from the GNU version of the Collaborative International Dictionary of English
- That portion of the Christian church which prevails in the countries once comprised in the Eastern Roman Empire and the countries converted to Christianity by missionaries from them. Its full official title is The Orthodox Catholic Apostolic Eastern Church. It became estranged from the Western, or Roman, Church over the question of papal supremacy and the doctrine of the filioque, and a separation, begun in the latter part of the 9th century, became final in 1054. The Eastern Church consists of twelve (thirteen if the Bulgarian Church be included) mutually independent churches (including among these the Hellenic Church, or Church of Greece, and the Russian Church), using the vernacular (or some ancient form of it) in divine service and varying in many points of detail, but standing in full communion with each other and united as equals in a great federation. The highest five authorities are the patriarch of Constantinople, or ecumenical patriarch (whose position is not one of supremacy, but of precedence), the patriarch of Alexandria, the patriarch of Jerusalem, the patriarch of Antioch, and the Holy Synod of Russia. The Eastern Church accepts the first seven ecumenical councils (and is hence styled only schismatic, not heretical, by the Roman Catholic Church), has as its creed the Niceno-Constantinopolitan (without the later addition of the filioque, which, with the doctrine it represents, the church decisively rejects), baptizes infants with trine immersion, makes confirmation follow immediately upon baptism, administers the Communion in both kinds (using leavened bread) and to infants as well as adults, permits its secular clergy to marry before ordination and to keep their wives afterward, but not to marry a second time, selects its bishops from the monastic clergy only, recognizes the offices of bishop, priest, and deacon as the three necessary degrees of orders, venerates relics and icons, and has an elaborate ritual. See also Greek Church, under Greek.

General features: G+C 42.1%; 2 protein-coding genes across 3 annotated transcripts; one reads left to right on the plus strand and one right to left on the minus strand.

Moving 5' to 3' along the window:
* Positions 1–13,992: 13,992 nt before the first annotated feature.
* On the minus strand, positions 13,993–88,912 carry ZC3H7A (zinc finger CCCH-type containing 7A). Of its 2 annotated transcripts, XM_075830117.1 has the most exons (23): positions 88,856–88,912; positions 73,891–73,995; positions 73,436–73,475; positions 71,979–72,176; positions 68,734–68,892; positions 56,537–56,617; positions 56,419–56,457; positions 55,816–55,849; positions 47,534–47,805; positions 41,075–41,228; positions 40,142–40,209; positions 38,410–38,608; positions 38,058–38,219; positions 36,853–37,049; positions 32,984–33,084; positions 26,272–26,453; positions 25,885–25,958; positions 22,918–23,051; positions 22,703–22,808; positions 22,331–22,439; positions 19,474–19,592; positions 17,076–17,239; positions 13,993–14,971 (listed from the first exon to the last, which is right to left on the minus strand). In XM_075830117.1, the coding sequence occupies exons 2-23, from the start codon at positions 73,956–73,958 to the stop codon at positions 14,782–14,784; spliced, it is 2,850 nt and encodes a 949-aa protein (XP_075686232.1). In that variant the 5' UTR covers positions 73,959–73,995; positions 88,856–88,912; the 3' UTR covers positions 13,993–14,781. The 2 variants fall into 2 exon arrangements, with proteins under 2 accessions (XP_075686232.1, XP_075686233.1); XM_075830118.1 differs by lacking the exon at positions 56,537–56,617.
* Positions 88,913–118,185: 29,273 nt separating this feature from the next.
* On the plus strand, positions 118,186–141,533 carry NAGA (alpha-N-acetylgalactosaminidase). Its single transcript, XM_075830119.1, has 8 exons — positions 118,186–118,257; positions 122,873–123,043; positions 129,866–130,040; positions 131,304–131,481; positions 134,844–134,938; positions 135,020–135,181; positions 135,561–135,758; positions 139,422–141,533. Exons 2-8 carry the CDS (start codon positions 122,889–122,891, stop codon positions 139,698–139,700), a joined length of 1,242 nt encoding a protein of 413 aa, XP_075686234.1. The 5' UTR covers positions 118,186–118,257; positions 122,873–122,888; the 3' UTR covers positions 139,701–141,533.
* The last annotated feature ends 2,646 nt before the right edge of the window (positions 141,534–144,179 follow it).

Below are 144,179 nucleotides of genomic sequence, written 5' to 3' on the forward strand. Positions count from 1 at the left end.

from WordNet 3.0 Copyright 2006 by Princeton University. All rights reserved.
- n. derived from the Byzantine Church and adhering to Byzantine rites
- n. the Catholic Church as it existed in the Byzantine Empire
Sorry, no etymologies found.
Still less can we be certain that there was continuity between the usage referred to in the Eastern Church of the fourth century and the institution which, as already mentioned above, we find described by the Council of Mâcon in 585.
Eastern Church thinks heretically about God and Divine things as they do. "
It tells the story of the summoning of the synod, and vehemently denies that the Orthodox Eastern Church ever held the opinions attributed to Lucaris.
Orthodox Eastern Church (London, 1907), chap. v, The Schism of
Nevertheless there are several union societies in existence -- e. g., the Anglo-Continental Society, founded in 1862, the Eastern Church
(Paris, 1844); FORTESCUE, The Orthodox Eastern Church (London, 1907):
St. John Chrysostom says substantially the same in the name of the Eastern Church (Hom.,
NEALE, History of the Holy Eastern Church (London, 1848-1850), IV and
In the Eastern Church Eusebius of Cæsarea (260-340) placed Jude among the antilegomena or the "disputed books, which are nevertheless known and accepted by the greater number" (Hist.